All in all, I expect to see greater growth in the hybrid approach of B2P/F2P+sub that allows for the stickiness of longer term play, but the flexibility to continue to spend or not in-game as an ongoing decision, as opposed to one that’s set marked by an all-or-nothing kill-switch. I also expect to see an increase of video game spending, just like we saw in 2008. We are already seeing this as consoles sales are spiking. Assuming this follows generally the same in 2008, I actually expect better outcomes for gaming here because of its natural inclinations toward social distance.
Brianna Royce (@nbrianna, blog): I am hard-pressed to argue against anything Andy said in regard to correlating the decline of subs with the 2008 recession. Maybe coming at it from another angle would be better; we could argue (and have argued) that there was a collapse in small-to-mid-budget MMOs and MMO studios thanks in part to the recession, which led to a scramble for more money – and free-to-play was the fastest, easiest, cheapest way for those companies to boost market share to potentially stay alive a little while longer. Some of them made it. Others didn’t. The key sub games were fine, indicating there was a lot more to it than the barrier-to-entry of the sub – like mobile, the rise of subgenres and esports, the centering of Steam, and the expense of building full-fledged MMORPGs.
Business for Blizzard and other major online gaming studios is once again booming right now. Even smaller congloms like Gamigo are benefiting. I can’t see why FFXIV or WoW would need to change anything right now or in the next few years. If anything, the most money-conscious MMO players see those two games as relatively inexpensive entertainment destinations to wait out the storm, especially since subs haven’t budged much in two decades (while “F2P” costs keep skyrocketing). What happens to the smaller companies in the meantime will depend on, as Andy said, just how long this recession goes on, whether it springs back to life as expected, and whether the world stays more “virtual” going forward.
Carlo Lacsina (@UltraMudkipEX): I wouldn’t worry too much about WoW or FFXIV. Say what you will about WoW, but the sub numbers come from both its legacy and the overall quality if the game. (Sure, it’s doing a terrible job right now, but because of its very large fanbase, I’m pretty confident it’ll be fine.) The same goes for FFXIV, a huge game with a legendary legacy will probably do just fine with a subscription. Both games are still safe bets when compared to games like BDO or TERA; it’s got the widest appeal and thus will have a much larger audience.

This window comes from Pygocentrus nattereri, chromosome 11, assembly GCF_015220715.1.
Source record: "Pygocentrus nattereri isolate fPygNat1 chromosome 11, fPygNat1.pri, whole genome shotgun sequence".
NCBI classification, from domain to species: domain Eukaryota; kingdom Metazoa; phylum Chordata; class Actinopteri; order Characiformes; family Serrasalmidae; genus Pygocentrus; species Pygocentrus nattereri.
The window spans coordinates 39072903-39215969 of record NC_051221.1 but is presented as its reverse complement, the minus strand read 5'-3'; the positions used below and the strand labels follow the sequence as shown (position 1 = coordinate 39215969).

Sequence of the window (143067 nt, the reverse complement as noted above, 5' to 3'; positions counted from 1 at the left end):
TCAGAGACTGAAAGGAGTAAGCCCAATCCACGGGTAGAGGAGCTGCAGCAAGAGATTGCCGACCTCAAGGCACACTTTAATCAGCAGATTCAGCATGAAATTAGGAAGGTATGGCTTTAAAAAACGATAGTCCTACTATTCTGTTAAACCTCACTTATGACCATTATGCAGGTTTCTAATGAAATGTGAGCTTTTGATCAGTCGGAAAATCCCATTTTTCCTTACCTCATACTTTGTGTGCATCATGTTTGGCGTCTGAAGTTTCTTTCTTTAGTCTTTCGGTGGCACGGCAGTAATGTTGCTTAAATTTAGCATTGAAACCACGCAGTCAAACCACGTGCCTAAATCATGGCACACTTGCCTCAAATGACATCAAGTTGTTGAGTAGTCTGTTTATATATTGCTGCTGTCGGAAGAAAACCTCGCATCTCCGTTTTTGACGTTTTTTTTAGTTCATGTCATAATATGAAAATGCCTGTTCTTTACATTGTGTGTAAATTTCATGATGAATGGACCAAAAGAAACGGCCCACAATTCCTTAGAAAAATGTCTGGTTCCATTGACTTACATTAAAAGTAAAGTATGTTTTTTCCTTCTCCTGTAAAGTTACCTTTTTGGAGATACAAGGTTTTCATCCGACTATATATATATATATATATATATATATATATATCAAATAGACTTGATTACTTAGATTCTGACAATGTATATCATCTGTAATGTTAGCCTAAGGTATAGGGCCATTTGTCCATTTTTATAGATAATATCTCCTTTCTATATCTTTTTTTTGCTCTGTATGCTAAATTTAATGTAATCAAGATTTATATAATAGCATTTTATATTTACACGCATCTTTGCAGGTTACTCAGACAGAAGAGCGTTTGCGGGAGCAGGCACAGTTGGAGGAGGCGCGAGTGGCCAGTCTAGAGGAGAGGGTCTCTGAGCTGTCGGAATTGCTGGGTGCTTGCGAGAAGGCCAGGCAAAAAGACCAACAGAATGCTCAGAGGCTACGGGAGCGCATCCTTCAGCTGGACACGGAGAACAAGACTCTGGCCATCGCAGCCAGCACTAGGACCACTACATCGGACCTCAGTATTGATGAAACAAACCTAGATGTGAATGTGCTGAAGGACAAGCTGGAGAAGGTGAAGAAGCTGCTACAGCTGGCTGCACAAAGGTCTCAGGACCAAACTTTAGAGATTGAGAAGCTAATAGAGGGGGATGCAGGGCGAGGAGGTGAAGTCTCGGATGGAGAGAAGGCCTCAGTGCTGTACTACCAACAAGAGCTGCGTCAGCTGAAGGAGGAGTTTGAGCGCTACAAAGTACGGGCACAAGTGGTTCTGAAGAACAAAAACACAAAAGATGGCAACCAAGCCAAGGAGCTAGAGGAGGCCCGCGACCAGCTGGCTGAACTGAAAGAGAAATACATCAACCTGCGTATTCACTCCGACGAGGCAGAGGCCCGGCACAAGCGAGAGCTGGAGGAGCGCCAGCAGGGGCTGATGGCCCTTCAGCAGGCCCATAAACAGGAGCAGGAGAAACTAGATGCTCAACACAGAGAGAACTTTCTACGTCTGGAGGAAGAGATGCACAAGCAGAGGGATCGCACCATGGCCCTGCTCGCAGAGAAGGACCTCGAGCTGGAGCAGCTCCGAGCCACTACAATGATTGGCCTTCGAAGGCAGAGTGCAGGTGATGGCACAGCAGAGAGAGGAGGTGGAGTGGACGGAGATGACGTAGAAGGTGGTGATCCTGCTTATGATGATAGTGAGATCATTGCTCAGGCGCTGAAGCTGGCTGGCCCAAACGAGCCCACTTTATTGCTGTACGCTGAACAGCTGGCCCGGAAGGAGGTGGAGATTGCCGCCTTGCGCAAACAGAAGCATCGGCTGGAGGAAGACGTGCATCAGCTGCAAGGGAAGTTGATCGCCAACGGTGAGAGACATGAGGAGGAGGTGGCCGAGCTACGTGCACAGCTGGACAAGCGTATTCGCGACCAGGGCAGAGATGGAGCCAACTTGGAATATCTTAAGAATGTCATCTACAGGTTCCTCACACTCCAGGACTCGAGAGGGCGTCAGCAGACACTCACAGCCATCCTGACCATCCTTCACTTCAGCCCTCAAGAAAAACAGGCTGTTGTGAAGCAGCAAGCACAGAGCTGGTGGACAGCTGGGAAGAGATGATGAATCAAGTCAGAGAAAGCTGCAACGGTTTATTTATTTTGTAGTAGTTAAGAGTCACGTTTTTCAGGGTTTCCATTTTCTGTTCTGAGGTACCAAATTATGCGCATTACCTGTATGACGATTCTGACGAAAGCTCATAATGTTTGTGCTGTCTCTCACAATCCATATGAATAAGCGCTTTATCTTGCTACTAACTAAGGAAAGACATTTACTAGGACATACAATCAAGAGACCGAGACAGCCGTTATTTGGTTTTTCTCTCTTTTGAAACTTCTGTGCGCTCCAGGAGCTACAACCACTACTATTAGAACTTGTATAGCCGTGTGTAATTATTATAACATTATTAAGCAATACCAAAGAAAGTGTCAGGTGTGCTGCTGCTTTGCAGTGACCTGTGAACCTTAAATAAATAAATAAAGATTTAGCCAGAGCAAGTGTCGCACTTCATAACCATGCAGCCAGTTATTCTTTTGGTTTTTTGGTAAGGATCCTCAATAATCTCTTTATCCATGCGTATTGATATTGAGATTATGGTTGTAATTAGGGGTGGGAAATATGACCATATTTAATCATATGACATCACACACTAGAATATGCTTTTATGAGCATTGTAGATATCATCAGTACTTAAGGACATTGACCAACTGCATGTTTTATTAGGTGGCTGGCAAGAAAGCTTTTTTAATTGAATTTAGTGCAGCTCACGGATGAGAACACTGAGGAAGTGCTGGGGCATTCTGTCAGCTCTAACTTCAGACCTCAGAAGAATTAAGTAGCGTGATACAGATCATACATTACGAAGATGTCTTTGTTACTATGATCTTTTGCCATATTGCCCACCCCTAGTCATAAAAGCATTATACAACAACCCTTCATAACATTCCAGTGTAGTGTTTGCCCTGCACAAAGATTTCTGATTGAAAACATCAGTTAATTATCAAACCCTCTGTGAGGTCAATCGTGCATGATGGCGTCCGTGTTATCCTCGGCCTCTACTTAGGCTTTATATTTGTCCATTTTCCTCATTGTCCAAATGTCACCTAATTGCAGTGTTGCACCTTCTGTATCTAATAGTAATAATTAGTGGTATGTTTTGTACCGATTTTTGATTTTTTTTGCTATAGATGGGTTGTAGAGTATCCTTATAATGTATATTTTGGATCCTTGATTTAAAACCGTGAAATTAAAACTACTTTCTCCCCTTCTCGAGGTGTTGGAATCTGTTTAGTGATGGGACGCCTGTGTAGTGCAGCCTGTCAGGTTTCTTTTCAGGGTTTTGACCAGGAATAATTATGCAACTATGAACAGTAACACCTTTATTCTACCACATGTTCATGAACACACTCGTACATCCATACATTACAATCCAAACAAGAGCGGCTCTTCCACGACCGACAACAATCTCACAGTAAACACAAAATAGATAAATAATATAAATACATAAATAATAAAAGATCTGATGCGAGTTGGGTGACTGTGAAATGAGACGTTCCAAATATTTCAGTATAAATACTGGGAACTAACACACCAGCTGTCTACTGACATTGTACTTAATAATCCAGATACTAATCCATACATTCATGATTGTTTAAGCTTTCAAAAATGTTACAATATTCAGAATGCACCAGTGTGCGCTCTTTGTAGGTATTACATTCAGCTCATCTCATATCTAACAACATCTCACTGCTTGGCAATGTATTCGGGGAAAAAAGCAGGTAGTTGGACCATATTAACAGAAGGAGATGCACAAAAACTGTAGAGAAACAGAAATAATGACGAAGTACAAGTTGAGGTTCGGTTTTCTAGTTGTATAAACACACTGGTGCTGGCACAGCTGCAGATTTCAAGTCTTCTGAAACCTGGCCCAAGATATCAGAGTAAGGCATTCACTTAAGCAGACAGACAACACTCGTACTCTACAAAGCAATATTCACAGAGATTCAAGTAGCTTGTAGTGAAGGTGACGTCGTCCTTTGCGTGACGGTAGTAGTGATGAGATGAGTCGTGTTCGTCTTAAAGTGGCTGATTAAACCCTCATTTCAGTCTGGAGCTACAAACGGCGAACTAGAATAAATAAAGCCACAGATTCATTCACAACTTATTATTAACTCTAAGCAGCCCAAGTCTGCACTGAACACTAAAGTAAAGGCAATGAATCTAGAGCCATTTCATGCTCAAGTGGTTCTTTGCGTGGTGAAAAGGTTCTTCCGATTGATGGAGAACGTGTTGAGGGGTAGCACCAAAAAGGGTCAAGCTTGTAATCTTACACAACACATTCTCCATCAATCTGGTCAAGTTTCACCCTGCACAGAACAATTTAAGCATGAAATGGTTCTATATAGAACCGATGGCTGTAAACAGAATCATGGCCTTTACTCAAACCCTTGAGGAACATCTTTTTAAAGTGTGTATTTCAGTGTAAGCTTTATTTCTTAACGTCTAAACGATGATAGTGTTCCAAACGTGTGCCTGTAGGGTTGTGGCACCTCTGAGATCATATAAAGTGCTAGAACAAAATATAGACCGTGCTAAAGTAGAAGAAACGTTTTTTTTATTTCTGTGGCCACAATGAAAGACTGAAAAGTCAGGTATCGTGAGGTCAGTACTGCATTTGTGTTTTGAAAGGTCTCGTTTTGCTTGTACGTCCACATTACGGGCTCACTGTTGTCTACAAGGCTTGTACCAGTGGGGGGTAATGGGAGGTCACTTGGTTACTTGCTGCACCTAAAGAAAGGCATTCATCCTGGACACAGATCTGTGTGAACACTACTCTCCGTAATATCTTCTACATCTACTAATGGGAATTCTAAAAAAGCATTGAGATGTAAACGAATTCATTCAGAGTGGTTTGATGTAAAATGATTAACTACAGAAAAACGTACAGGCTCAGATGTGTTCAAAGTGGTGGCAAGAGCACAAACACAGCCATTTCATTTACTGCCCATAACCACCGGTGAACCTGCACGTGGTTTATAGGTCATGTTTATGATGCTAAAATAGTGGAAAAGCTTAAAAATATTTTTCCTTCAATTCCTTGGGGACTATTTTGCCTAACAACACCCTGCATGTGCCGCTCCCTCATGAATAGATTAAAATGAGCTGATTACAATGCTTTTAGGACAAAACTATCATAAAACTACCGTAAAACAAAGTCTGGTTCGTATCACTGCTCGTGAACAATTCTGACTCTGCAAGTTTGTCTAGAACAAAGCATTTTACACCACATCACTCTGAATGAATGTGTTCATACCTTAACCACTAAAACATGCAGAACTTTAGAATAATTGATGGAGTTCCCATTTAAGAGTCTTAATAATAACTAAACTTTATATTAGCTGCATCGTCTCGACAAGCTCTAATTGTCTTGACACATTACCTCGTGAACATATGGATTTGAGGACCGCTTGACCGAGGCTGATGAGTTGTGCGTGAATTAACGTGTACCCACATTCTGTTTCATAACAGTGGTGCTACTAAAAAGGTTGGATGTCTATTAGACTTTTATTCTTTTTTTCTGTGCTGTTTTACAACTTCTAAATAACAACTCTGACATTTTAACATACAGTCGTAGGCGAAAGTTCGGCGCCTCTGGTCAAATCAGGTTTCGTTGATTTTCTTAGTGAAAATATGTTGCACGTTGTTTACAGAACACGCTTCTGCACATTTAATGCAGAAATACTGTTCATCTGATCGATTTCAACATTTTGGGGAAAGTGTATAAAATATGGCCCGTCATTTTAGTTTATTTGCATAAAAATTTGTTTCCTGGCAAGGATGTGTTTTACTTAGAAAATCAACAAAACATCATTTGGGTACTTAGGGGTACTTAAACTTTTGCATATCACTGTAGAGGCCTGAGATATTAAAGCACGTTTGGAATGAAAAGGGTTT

Even then, I don’t think it would be a recession that knocks out those two holdouts. It would have to be a major philosophical shift in the game’s vision. And in many ways that’s a luxury. The subscription model most likely be making a comeback anytime soon, but I’m pretty sure FFXIV and WoW will stay being the only ones for a long time.
Tyler Edwards: While I wouldn’t entirely rule out the possibility of an economic downturn having some kind of an impact on sub games, I think Andy is right to point out that correlation doesn’t prove causation in regards to the 2008 recession causing the boom in free to play. In actuality free-to-play exploded simply because it proved itself a more successful model. People voted with their feet and with their wallets, and bar a handful of holdouts coasting on brand recognition, free-to-play (and buy-to-play) won out. It’s amazing how much people try to find explanations for the death of subscriptions beyond the fact that it turns out a lot of people just don’t like them all that much.